Most gasoline engines today run at a chemically correct (stoichiometric) air-to-fuel ratio (about 14.7:1) that allows the three-way catalysts used for emissions control to operate at high efficiency.
Lean-burn engines mix more air with the fuel under lighter load conditions. The enhanced oxidation improves the thermal efficiency of the engine, reduces fuel consumption, and lowers HC and CO emissions. But the higher combustion temperatures increase the amount of NOx, making it very difficult for current three-way catalysts to handle the burden.
The Honda Insight is one example of a car with a lean-burn gasoline engine. It can operate at a fuel-air ratio of up to 22:1, but uses a dual catalyst system that includes an extra NOx storage and reduction catalyst to handle the extra emissions load.
NSR catalysts that alternately trap the oxides on a barium component under one set of engine conditions and reduce them under other conditions are one approach to the lean-burn NOx problem. These alternative catalysts, which are being road-tested in Japan and other countries, still rely on expensive noble metals such as platinum, palladium or rhodium.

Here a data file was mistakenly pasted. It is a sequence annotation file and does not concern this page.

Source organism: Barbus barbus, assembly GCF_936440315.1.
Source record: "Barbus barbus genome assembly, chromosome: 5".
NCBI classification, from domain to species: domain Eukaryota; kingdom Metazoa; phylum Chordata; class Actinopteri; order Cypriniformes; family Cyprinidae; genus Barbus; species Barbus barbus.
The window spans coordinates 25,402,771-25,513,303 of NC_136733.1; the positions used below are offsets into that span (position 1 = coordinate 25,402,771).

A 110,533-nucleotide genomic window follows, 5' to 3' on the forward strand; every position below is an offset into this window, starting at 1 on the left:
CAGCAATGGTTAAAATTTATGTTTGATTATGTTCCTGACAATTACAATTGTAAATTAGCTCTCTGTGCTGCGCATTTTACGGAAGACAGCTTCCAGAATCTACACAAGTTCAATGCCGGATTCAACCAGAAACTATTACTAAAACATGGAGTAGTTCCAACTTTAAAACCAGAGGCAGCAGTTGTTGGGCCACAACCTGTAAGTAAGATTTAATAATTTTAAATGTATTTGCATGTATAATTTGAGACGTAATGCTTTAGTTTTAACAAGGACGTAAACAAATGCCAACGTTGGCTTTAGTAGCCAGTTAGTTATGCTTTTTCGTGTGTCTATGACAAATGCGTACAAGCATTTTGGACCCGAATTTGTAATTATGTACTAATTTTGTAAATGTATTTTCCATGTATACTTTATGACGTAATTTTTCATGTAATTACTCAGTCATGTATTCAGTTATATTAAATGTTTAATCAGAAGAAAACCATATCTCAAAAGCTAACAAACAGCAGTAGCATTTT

Researchers at the University of Delaware may have discovered another approach.
The group demonstrated that a NOx Storage and Reduction (NSR) catalyst using Cobalt (Co) as an oxidizing metal and without noble metals is just as effective at treating NOx as platinum-based NSR catalysts. [Catal. Commun., 6, 167 (2005)]
After running through a series of tests, the chemists found that an alumina-supported catalyst containing 5% cobalt and 15% barium was just as effective as conventional NSR catalysts containing 1% platinum.
Adding 1% platinum to the cobalt-barium catalyst created a material with twice the NOx-storage capacity of current platinum-based NSR catalysts.